By allowing ads to appear on this site, you support the local businesses who, in turn, support great journalism.
Income tax deadline arrives
Return, extension deadline is midnight
Placeholder Image

Need a little more time? For more information, go to or call the State Department of Revenue at 1 (800) 338-2389. Extensions must be submitted by today.
Nothing is certain but death and taxes, according to Benjamin Franklin.
And, like clockwork, the infamous April 15 tax filing deadline is upon us again.
And it’s now a race against the clock if you have not filed. Forms have to be postmarked or submitted online to the IRS and state by midnight tonight.
“If you miss the deadline and don’t file your taxes by the 15th, you’re probably going to be penalize if you owe,” said Vada Fry owner of A+ Accounting & Taxes in Midway.
Those who don’t owe have up to three years to file.
“Most people have a pretty good clue as to whether they owe taxes or not,” said Christina Greene, office manager of Global Tax Express.
Traffic in her office began to pick up last Friday.
“Since last Friday, I would say we’re probably averaging 20 a day,” Greene said.
And how much are some forking over to Uncle Sam?
“I would say between $500 to, the most I’ve seen, is $10,000,” Greene said.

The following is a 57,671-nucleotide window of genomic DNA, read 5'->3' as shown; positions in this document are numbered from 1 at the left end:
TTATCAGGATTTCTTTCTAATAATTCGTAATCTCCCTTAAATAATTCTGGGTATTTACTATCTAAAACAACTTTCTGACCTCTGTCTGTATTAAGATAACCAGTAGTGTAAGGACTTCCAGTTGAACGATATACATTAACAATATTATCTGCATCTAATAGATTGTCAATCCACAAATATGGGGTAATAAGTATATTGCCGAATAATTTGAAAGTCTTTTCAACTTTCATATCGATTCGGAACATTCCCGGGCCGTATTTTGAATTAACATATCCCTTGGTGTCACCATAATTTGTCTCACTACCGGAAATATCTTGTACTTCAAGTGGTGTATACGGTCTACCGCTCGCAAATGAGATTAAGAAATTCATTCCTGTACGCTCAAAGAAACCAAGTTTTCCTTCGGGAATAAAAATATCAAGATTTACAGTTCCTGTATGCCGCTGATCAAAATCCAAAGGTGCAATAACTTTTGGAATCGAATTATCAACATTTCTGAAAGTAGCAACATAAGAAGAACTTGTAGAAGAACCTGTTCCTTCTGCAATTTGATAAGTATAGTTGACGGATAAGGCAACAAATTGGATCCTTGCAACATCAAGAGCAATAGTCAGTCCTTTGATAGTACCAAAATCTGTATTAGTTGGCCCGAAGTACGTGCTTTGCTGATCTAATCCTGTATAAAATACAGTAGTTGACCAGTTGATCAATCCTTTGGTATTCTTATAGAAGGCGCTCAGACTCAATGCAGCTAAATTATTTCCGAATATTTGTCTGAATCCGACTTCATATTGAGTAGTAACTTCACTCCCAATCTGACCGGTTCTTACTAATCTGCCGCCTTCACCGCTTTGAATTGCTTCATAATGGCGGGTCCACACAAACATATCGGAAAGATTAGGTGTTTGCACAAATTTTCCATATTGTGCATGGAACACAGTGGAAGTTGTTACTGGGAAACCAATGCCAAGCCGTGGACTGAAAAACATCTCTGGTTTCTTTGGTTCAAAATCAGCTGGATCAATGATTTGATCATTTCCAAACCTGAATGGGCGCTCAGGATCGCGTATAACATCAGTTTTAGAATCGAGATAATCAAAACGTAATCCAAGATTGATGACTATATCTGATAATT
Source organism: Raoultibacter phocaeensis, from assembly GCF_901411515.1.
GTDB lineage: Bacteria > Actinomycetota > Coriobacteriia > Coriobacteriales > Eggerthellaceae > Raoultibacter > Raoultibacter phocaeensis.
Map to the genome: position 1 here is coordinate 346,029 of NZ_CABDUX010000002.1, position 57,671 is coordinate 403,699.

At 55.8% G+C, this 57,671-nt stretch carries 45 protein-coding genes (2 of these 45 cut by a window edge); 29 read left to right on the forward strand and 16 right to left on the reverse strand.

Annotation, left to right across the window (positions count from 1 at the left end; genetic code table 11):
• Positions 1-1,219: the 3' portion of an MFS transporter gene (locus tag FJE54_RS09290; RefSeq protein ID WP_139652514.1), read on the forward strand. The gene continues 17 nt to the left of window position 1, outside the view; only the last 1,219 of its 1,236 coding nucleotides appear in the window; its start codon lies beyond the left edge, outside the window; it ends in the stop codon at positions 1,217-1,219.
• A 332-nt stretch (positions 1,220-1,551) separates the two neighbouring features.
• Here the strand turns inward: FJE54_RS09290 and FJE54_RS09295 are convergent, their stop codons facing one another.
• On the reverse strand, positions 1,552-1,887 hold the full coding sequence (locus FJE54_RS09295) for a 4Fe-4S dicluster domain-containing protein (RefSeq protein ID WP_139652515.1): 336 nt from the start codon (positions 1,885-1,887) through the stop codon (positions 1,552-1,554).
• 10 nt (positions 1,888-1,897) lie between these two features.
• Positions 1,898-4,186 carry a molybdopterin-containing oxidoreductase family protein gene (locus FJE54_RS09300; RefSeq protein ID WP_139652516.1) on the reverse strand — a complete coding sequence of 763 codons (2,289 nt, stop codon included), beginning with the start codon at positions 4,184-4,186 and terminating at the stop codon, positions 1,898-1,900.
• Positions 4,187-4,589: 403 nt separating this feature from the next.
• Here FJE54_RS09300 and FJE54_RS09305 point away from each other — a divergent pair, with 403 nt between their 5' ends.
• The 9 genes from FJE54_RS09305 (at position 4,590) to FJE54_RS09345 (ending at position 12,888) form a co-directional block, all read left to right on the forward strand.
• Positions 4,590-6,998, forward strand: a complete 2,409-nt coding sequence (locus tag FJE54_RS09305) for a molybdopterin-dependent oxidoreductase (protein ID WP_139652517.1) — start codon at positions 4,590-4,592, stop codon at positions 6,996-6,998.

And a shaky economy does not affect getting taxes done in time, according to
Dr. Richard McGrath, economics professor at Armstrong Atlantic State University.
McGrath said it always makes sense for people who owe money to wait to the last minute to file.
“Why pay them the money until you have to,” McGrath said, explaining the average rationale. “It’s not costing me any extra money to use the money in February and I get to use the money for an two extra months.”
The penalty for filing late depends on how much is owed.
Greene said the Peach State is usually quicker
than the federal government in getting refunds back into their taxpayers’ pocketbooks.
Tax dodgers may have some time before the government comes after them.
“You have to remember the IRS has such a huge backlog of paperwork …it’s going to take a while before it arrives at the IRS,” McGrath said. “So if you’re late, they may not notice for while, but they’ll notice.”
Fry, who sees clients based on referral, thinks most late filers wait because they do not want to pay to have them done.
And some people have problems getting all their information on exemptions and itemized deductions together.
But Fry won’t be up late tonight in her pajamas, doing taxes this year. She told her clients to have their information in by April 1.
“I don’t run into that problem,” Fry said.
In fact, she is going out of town.
“I’m not stressing about it at all,” Fry said.
Taxpayers can ask for a six-month extension in tax filing, but the request has to be submitted by April 15 and does not give you more time to pay.
For more information, visit or call the State Department of Revenue at 1-800-338-2389.
Sign up for our e-newsletters